The object of this section was to relieve from the hard rule of the former statute, under which a suit for injunction could not be maintained unless the statutory notice was affixed to the several copies of every edition (section 4962 Rev. St.), under which it was held that even an ineffectual attempt to affix the notice barred suit against an infringer with knowledge of the plaintiff's claim of copyright. Thompson v. Hubbard, 131 U.S. 123, 149, 9 S.Ct. 710, 33 L. Ed. 76.
This also appears from the report of the House Committee, reporting H. R. 28192,
"Section 20 makes a material change in existing law. Under existing law, notice of copyright must be printed in every copy of every edition of a book. If any copy of any edition published by authority of the proprietor of the copyright by accident or mistake gets out without the copyright notice, the whole copyright is lost. More copyrights have been lost under this drastic provision of the law than in any other way. Your Committee believe that an unintentional failure to comply with this requirement in the case of a single book ought not to have attached to it the penalty involved in the forfeiture of the copyright, and this bill provides that (here follows Section 20 as finally passed). If the notice is omitted by accident or mistake, so as to lead an innocent party to think he had a right to reproduce the book or other copyrighted matter, and begins to do so, then no damages shall be recovered against him if he has been misled by the omission of the notice, and until he has actual notice in a suit for infringement, no permanent injunction shall be had without reimbursement to the innocent infringer for his outlay if the court shall so direct."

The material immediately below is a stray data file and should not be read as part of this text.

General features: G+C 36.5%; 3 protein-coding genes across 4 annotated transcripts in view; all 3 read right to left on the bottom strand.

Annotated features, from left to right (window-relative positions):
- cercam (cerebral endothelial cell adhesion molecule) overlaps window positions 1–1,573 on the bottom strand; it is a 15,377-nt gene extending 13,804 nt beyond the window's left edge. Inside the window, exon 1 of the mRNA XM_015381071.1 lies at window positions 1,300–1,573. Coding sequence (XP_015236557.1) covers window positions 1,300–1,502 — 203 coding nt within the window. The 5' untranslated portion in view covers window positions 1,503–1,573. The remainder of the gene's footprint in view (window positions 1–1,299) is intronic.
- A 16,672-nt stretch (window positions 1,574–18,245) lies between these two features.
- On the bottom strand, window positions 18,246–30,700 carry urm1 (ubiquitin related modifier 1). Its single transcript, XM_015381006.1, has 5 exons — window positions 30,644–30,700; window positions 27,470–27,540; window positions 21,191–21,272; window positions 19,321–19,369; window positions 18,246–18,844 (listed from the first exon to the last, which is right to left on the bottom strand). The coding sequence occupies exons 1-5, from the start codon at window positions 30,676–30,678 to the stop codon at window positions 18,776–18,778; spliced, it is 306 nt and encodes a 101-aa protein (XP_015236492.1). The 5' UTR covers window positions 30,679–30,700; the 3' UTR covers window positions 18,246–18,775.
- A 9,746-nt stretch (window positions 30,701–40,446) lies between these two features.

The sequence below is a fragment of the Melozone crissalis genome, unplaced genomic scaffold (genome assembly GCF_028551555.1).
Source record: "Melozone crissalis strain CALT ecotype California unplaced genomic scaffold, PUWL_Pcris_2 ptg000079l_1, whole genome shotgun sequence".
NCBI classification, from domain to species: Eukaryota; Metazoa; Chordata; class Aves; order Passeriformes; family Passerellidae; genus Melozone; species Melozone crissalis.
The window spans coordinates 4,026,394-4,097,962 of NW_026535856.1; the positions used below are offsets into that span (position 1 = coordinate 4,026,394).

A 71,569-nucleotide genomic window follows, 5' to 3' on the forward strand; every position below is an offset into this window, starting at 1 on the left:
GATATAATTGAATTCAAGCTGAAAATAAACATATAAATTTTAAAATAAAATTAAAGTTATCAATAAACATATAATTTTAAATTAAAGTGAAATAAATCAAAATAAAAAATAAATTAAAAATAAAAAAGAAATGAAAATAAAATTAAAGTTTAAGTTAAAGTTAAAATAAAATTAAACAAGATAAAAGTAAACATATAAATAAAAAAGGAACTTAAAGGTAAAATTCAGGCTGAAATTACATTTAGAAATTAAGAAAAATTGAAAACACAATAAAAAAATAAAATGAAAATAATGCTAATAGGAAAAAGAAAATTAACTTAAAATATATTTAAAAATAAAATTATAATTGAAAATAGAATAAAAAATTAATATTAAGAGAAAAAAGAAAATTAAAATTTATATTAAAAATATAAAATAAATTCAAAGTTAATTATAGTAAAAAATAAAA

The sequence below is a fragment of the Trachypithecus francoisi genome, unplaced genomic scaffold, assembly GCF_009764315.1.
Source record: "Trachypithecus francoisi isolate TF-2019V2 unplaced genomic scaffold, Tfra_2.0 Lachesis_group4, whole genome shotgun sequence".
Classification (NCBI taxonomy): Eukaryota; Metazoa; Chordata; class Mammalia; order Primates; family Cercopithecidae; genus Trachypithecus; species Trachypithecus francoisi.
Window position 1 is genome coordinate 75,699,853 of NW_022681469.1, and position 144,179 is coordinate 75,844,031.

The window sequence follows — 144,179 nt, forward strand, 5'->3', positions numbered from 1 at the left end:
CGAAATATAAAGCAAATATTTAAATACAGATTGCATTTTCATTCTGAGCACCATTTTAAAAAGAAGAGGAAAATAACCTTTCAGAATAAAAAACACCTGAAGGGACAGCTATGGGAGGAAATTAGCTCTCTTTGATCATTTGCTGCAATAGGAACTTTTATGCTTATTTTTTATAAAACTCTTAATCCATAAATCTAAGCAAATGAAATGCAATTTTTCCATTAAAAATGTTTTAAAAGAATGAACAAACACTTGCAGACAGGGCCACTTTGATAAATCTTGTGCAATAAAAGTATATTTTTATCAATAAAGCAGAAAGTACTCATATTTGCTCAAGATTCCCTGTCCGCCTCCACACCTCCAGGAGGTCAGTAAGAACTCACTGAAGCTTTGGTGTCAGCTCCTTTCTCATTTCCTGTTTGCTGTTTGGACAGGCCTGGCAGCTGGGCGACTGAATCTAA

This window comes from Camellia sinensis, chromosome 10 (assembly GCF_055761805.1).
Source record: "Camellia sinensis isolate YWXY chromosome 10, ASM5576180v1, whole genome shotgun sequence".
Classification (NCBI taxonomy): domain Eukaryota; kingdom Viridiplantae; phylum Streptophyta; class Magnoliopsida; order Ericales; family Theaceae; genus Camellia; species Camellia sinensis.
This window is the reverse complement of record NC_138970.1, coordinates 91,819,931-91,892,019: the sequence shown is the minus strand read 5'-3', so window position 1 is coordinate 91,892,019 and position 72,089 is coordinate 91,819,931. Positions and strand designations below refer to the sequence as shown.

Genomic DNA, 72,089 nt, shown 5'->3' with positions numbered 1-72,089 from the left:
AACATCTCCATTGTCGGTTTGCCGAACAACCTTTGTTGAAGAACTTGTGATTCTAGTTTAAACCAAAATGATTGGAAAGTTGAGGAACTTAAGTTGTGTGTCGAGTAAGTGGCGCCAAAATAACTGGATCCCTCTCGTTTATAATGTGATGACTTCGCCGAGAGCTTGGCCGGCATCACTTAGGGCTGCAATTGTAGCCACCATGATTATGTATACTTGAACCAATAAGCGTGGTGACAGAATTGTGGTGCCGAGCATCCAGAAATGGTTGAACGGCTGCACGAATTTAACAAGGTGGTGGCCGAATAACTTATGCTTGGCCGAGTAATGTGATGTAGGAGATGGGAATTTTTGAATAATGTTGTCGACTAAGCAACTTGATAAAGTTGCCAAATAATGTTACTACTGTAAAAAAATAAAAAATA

This Report No. 2222 of the House Committee on patents was made part of Senate Report 1108, p. 13, by the Senate Committee on Patents, Mr. Smoot, Chairman, Sixtieth Congress, Second Session.
It will be noted that it was not the intent of Congress to relieve where the notice was omitted from all copies, but only where by accident or mistake it was omitted from a limited number of copies, as reference is made by the Chairman of the House Committee to "a single book."
To be relieved, the plaintiff must have sought to comply, and in that event the omission of the notice by accident or mistake will not invalidate the copyright against a person who had actual notice of the copyright. Gerlach-Barklow Co. v. Morris & Bendien (C. C. A.) 23 F.2d 159; W. H. Anderson Co. v. Baldwin Law Pub. Co. (C. C. A.) 27 F.2d 83.